The arrival of humans to New Zealand was the cause of all nine species of moa’s extinction. The Polynesians first settled there in the 13th century, and they quickly wiped out these large flightless birds. The Maori people hunted the Moa, who were easy targets, for food. The bird’s feathers and skin were used for clothing, and its bones were made into jewelry and fish hooks. Research has been underway for possible revivification, furthering scientists current fascination with resurrecting megafauna.
A newer member of the extinction list, this frog was last officially documented in Queensland circa 1983. Deforestation, invasive plants and animals, deadly bacteria, and loss of habitat quality through climate change have been cited as reasons why they no longer exist.
This frog is a scientific wonder concerning how they reproduced. After a male frog externally fertilized the eggs, the female frog swallowed the eggs and kept them in her stomach for six weeks before regurgitating froglets. No other frog, as far as we know, goes through such a birthing process.
Professor Mike Archer of the University of South Wales is determined to breathe life into these amphibians again. He actually has gotten very close, going as far as creating an embryo. He continues his research on this frog, and in an interview with National Geographic, optimistically states, “We can ultimately fix the wild.”
The harrowing tale behind the extinction of dodo birds, like the Moa, involves the arrival of settlers. They resided on the Island nation of Mauritius in the Indian Ocean, but they would be wiped out in the 17th century, mostly due to the impact of Dutch settlers.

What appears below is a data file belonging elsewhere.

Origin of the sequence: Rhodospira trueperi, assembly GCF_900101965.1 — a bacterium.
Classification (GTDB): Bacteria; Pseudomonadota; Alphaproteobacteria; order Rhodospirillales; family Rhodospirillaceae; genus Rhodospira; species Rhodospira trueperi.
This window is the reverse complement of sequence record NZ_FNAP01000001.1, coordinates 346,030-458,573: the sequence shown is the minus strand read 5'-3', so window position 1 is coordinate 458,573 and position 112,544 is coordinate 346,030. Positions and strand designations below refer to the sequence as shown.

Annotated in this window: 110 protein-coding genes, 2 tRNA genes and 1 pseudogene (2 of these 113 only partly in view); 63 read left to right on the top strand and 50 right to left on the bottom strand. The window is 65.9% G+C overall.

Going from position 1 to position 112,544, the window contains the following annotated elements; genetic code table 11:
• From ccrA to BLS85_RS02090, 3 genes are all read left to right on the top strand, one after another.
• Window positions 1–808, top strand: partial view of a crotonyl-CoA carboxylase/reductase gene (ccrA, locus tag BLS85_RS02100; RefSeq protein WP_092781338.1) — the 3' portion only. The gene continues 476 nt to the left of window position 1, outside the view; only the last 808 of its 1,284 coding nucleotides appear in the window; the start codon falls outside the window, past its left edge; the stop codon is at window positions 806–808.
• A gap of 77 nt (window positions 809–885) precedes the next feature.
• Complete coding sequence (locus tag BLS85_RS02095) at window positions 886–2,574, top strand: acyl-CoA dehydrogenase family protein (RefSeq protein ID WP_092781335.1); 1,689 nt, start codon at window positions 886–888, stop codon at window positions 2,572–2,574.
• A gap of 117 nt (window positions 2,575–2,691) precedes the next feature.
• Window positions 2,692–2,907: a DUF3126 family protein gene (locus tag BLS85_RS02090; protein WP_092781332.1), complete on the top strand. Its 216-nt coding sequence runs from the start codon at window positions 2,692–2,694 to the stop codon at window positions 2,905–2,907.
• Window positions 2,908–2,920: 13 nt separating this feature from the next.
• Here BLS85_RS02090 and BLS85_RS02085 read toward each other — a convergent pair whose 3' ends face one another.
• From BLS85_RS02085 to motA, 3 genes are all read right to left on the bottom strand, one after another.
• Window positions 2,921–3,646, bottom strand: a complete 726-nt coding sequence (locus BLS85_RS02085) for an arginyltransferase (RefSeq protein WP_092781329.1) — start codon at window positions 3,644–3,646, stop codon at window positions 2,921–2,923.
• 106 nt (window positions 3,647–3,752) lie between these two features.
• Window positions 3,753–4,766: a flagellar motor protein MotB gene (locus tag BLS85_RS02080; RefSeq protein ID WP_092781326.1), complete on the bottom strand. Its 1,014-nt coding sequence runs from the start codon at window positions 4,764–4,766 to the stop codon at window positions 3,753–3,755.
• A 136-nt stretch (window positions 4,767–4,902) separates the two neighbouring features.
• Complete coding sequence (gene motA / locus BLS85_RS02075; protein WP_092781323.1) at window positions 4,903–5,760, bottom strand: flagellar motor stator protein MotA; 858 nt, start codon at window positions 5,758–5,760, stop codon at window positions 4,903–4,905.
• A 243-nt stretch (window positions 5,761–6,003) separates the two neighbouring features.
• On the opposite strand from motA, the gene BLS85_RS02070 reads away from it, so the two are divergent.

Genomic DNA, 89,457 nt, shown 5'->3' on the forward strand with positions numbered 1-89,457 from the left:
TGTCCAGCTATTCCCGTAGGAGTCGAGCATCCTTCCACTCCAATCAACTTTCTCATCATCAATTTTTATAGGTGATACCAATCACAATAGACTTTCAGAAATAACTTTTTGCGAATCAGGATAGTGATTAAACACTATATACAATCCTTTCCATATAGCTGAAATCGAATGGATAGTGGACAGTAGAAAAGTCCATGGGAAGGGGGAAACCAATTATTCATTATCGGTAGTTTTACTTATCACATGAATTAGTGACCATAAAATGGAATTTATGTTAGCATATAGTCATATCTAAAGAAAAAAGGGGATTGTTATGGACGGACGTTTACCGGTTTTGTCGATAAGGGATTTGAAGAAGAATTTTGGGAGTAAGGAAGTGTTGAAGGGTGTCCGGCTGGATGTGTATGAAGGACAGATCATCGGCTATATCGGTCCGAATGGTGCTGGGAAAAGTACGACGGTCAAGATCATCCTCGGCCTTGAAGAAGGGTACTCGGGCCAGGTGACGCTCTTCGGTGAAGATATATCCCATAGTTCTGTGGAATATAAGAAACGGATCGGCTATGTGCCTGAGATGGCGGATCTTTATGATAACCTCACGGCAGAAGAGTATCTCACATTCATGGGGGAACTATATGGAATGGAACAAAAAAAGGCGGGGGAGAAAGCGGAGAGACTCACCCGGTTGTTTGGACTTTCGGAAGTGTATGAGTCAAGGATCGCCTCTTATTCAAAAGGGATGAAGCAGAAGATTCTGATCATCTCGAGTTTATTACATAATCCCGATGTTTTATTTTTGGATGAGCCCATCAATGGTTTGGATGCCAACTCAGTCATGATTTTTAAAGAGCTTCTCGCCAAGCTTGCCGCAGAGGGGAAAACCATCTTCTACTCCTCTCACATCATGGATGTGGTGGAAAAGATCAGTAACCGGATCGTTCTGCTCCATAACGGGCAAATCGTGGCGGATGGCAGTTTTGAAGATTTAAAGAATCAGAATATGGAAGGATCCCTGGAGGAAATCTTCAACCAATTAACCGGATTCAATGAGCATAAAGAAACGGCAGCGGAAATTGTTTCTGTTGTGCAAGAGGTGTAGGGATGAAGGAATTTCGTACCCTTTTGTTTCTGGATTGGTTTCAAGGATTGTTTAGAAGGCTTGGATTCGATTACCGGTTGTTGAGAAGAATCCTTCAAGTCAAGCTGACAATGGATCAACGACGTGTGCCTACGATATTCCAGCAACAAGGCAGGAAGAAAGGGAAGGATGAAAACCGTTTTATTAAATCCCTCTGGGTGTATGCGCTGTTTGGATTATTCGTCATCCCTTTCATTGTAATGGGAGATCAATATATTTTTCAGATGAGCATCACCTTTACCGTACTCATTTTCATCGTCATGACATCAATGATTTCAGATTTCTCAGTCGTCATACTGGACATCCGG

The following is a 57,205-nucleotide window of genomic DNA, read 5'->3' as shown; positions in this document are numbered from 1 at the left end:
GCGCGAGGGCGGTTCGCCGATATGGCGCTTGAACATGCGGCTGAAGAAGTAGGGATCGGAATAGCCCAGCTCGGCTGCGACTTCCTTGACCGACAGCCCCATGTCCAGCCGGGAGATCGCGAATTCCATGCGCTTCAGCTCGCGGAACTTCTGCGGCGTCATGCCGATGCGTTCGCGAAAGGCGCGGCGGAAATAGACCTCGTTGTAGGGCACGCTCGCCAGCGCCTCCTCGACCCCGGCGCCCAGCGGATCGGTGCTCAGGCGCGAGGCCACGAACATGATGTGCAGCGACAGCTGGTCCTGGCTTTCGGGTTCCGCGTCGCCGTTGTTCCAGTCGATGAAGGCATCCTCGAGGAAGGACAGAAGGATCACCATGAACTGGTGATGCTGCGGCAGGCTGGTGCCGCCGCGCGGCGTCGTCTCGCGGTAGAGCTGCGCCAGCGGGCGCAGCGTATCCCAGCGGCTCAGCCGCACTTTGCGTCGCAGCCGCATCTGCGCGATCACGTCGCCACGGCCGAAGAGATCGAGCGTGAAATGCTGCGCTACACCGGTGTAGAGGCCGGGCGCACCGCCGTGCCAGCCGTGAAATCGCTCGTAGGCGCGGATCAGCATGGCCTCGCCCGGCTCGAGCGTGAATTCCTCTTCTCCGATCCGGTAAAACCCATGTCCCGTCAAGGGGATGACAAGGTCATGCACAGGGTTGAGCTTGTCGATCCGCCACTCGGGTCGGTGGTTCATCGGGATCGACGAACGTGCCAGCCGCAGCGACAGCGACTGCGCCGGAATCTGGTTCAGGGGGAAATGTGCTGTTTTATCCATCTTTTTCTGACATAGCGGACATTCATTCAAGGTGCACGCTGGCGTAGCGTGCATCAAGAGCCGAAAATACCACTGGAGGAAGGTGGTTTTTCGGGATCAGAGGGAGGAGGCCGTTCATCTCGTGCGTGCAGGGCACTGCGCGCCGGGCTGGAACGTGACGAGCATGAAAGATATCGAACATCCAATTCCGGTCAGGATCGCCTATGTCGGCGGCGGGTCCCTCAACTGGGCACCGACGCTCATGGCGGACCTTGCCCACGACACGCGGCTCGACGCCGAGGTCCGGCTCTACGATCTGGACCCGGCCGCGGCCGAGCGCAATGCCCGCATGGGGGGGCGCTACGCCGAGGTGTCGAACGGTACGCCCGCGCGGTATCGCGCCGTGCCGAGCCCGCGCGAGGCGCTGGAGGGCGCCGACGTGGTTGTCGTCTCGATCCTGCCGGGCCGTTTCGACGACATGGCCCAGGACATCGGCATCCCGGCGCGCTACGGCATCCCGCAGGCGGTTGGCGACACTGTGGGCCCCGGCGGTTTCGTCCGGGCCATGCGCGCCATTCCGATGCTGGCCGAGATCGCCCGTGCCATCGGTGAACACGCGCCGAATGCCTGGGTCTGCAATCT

Little is it known, however, that the ruthlessness of these settlers was not the only cause of their demise, it was what they brought with them. The pigs and rats that were unleashed on the Island spread their influence in the form of diseases. They also developed an appetite for dodo bird eggs. This combination of attacks on dodos sealed their fate.
There have been talks, more accurately “TedxTalks,” of de-extinction with the dodo, but that will not be happening anytime soon. Almost every trace of the dodo was lost until the discovery and preservation of the only complete skeleton remaining of this bird to date.
This mountain goat, also known as the Bucardo, lived in the Spanish mountains before officially becoming extinct in 2000. Once again, hunting and gradual habitat destruction killed off this subspecies.
However, the Bucardo has the distinct honor of being the first ever successful clone. In 2009, scientists were able to take frozen skin cells, create an embryo, and after many failed insemination attempts, a female goat finally gave birth to a calf originating from a cloned egg. Unfortunately, the calf lived for only seven minutes due to a lung defect. Alberto Fernández-Arias, leading advocate behind this animal’s de-extinction, quickly went back to the drawing board, and he continues his work in developing a successful clone.
This fantastic beast was lost in the last Ice Age thousands of years ago, presumably by hunters, but studies reveal melting temperature may have also driven them to extinction. The coexistence of megafauna and humans has proven deadly for the former. Much like the extinct Woolly Rhino, the buried bones and bodies of Woolly Mammoths is something researchers and archaeologists have come across many times, specifically near the mammoths final destination, the Arctic.
We see Woolly Mammoths as the main symbolization of the Ice Age, which has come to be a contributing factor to researchers’ fascination with them, says Hendrik Poinar, in yet another “TedxTalks” on de-extinction. As of today, many various researchers, spanning from North America to Siberia, are working on restructuring mammoth genomes that allow for replication.
Their closest relatives, the Asian Elephants, may be the key in this successful cloning. The revival of the Woolly Mammoth could restore ecological balance in the permafrost and grasslands of Siberia, says Ross Anderson in The Atlantic Magazine. The Mammoth is an ideal cloning candidate for many environmental reasons, but even scientists gush at the notion that mammoths are simply a cool species, and one of the most treasured of all the colossal creatures of the past.
I’m a community college student in Southern California.